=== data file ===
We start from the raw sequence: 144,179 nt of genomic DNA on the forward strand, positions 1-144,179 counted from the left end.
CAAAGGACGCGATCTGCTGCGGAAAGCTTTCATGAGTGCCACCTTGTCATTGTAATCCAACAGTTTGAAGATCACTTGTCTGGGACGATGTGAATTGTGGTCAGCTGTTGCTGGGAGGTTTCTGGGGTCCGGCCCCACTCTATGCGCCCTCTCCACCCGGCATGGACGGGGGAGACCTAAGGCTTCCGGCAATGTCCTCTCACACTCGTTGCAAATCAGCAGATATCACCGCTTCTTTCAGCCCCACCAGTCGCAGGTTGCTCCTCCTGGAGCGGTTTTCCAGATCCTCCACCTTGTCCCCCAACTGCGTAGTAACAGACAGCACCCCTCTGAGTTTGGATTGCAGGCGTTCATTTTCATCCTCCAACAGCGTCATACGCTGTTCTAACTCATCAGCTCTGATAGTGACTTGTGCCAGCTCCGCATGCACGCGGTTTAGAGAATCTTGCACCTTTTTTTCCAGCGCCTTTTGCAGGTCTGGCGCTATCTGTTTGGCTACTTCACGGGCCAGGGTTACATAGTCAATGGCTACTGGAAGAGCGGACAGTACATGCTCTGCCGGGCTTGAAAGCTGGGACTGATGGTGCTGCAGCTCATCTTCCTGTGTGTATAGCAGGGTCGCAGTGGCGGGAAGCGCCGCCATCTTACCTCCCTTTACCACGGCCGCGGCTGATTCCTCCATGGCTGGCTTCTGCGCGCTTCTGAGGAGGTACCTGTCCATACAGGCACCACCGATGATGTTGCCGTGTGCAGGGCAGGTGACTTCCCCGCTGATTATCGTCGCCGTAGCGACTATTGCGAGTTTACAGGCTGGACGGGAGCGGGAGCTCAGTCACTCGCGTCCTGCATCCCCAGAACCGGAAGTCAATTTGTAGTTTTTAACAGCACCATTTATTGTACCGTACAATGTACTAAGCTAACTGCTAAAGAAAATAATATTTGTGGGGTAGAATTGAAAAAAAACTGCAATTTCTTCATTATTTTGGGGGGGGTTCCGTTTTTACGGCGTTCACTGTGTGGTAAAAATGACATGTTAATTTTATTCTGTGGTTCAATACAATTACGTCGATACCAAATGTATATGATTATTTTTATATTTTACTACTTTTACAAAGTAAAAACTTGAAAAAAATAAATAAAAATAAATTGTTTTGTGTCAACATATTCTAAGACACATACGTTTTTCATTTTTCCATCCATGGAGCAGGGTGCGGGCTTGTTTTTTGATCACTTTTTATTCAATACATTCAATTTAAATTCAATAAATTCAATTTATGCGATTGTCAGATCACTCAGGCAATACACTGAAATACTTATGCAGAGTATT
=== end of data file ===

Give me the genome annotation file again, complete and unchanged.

We start from the raw sequence: 144,179 nt of genomic DNA on the forward strand, positions 1-144,179 counted from the left end.
CAAAGGACGCGATCTGCTGCGGAAAGCTTTCATGAGTGCCACCTTGTCATTGTAATCCAACAGTTTGAAGATCACTTGTCTGGGACGATGTGAATTGTGGTCAGCTGTTGCTGGGAGGTTTCTGGGGTCCGGCCCCACTCTATGCGCCCTCTCCACCCGGCATGGACGGGGGAGACCTAAGGCTTCCGGCAATGTCCTCTCACACTCGTTGCAAATCAGCAGATATCACCGCTTCTTTCAGCCCCACCAGTCGCAGGTTGCTCCTCCTGGAGCGGTTTTCCAGATCCTCCACCTTGTCCCCCAACTGCGTAGTAACAGACAGCACCCCTCTGAGTTTGGATTGCAGGCGTTCATTTTCATCCTCCAACAGCGTCATACGCTGTTCTAACTCATCAGCTCTGATAGTGACTTGTGCCAGCTCCGCATGCACGCGGTTTAGAGAATCTTGCACCTTTTTTTCCAGCGCCTTTTGCAGGTCTGGCGCTATCTGTTTGGCTACTTCACGGGCCAGGGTTACATAGTCAATGGCTACTGGAAGAGCGGACAGTACATGCTCTGCCGGGCTTGAAAGCTGGGACTGATGGTGCTGCAGCTCATCTTCCTGTGTGTATAGCAGGGTCGCAGTGGCGGGAAGCGCCGCCATCTTACCTCCCTTTACCACGGCCGCGGCTGATTCCTCCATGGCTGGCTTCTGCGCGCTTCTGAGGAGGTACCTGTCCATACAGGCACCACCGATGATGTTGCCGTGTGCAGGGCAGGTGACTTCCCCGCTGATTATCGTCGCCGTAGCGACTATTGCGAGTTTACAGGCTGGACGGGAGCGGGAGCTCAGTCACTCGCGTCCTGCATCCCCAGAACCGGAAGTCAATTTGTAGTTTTTAACAGCACCATTTATTGTACCGTACAATGTACTAAGCTAACTGCTAAAGAAAATAATATTTGTGGGGTAGAATTGAAAAAAAACTGCAATTTCTTCATTATTTTGGGGGGGGTTCCGTTTTTACGGCGTTCACTGTGTGGTAAAAATGACATGTTAATTTTATTCTGTGGTTCAATACAATTACGTCGATACCAAATGTATATGATTATTTTTATATTTTACTACTTTTACAAAGTAAAAACTTGAAAAAAATAAATAAAAATAAATTGTTTTGTGTCAACATATTCTAAGACACATACGTTTTTCATTTTTCCATCCATGGAGCAGGGTGCGGGCTTGTTTTTTGATCACTTTTTATTCAATACATTCAATTTAAATTCAATAAATTCAATTTATGCGATTGTCAGATCACTCAGGCAATACACTGAAATACTTATGCAGAGTATT